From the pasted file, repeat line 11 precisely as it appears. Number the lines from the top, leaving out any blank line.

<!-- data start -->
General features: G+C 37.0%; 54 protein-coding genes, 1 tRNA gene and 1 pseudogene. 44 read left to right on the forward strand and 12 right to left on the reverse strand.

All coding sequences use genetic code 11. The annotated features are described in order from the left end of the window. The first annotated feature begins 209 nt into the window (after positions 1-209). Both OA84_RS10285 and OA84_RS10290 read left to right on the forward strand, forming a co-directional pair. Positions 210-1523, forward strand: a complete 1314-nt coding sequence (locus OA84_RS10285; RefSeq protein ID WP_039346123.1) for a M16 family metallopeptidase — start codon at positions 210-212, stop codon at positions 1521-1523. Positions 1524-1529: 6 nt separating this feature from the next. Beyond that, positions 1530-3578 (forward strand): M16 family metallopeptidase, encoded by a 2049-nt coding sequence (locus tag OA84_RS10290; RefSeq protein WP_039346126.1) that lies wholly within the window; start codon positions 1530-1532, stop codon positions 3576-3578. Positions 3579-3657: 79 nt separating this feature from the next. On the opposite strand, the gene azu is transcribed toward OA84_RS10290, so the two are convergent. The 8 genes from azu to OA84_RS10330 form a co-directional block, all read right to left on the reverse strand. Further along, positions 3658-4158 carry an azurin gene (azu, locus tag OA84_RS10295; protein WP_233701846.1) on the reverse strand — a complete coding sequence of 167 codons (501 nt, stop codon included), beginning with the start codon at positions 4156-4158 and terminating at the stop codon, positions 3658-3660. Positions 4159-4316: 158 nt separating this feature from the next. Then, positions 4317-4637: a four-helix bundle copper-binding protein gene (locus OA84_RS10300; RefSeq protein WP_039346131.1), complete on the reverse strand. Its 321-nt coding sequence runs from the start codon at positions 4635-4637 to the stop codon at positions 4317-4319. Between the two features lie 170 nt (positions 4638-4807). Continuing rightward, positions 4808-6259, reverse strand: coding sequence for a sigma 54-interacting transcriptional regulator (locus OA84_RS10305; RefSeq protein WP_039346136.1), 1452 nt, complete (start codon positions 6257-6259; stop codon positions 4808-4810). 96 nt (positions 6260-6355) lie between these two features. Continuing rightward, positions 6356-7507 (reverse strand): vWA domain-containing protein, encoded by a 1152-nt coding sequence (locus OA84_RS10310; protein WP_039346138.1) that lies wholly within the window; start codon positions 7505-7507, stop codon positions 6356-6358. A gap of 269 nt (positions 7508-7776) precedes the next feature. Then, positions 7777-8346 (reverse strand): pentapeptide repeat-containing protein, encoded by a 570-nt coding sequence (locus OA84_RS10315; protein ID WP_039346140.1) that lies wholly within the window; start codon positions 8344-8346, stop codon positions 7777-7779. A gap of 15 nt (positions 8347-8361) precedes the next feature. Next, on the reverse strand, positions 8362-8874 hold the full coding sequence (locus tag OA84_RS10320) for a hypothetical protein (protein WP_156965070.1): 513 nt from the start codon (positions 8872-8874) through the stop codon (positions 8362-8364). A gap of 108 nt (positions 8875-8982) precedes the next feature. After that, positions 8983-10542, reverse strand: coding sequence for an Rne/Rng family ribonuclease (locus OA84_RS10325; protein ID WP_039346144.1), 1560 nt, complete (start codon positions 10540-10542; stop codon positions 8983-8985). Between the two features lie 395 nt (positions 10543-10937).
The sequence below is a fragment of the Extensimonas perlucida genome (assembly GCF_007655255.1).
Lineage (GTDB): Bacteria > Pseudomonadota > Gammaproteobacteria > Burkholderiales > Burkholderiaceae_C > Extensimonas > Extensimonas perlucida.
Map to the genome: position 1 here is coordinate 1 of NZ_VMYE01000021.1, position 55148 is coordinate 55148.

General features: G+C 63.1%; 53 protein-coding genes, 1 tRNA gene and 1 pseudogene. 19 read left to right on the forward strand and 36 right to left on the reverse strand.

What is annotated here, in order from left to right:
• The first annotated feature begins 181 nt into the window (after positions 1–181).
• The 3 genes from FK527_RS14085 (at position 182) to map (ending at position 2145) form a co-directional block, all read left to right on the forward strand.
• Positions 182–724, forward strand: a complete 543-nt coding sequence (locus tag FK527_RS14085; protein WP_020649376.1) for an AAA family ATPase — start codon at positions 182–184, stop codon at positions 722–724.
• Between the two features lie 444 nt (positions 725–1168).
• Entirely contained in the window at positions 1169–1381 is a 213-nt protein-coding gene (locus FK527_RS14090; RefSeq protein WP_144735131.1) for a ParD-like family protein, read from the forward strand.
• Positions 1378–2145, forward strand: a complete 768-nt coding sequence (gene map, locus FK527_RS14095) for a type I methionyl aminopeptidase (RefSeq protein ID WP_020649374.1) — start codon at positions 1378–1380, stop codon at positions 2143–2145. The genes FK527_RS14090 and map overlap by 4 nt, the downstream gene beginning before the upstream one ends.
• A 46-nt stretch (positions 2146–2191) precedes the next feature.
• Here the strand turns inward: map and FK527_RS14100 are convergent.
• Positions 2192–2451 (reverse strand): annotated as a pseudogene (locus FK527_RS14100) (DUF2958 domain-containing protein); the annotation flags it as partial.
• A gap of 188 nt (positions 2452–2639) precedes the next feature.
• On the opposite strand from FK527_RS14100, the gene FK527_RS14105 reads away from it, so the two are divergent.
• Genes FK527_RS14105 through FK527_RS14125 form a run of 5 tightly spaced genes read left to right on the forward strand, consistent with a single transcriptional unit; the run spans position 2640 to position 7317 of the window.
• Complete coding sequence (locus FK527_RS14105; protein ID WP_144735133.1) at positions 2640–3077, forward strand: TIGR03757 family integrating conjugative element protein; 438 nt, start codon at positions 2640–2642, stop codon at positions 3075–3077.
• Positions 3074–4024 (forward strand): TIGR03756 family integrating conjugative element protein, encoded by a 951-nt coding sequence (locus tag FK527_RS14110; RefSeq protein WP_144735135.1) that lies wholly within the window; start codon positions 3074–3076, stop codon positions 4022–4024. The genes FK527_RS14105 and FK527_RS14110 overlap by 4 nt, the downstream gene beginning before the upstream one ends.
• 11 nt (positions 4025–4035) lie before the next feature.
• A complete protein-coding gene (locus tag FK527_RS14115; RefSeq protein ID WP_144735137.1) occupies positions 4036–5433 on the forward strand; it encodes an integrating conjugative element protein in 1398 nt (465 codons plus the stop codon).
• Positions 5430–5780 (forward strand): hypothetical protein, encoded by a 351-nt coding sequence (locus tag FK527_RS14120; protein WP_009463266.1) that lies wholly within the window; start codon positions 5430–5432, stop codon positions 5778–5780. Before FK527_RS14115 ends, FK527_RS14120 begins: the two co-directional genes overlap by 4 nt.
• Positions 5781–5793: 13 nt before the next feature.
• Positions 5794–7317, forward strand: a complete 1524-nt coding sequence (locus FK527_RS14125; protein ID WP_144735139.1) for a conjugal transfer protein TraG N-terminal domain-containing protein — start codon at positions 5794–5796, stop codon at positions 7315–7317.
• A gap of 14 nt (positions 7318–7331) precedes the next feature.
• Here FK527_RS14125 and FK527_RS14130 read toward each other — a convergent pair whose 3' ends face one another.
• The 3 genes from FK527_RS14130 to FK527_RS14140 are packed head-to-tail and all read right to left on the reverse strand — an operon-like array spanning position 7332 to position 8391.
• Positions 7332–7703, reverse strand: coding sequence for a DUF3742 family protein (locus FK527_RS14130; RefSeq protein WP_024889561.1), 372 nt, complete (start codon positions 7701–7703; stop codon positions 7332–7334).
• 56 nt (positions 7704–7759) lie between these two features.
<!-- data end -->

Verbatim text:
• Between the two features lie 444 nt (positions 725–1168).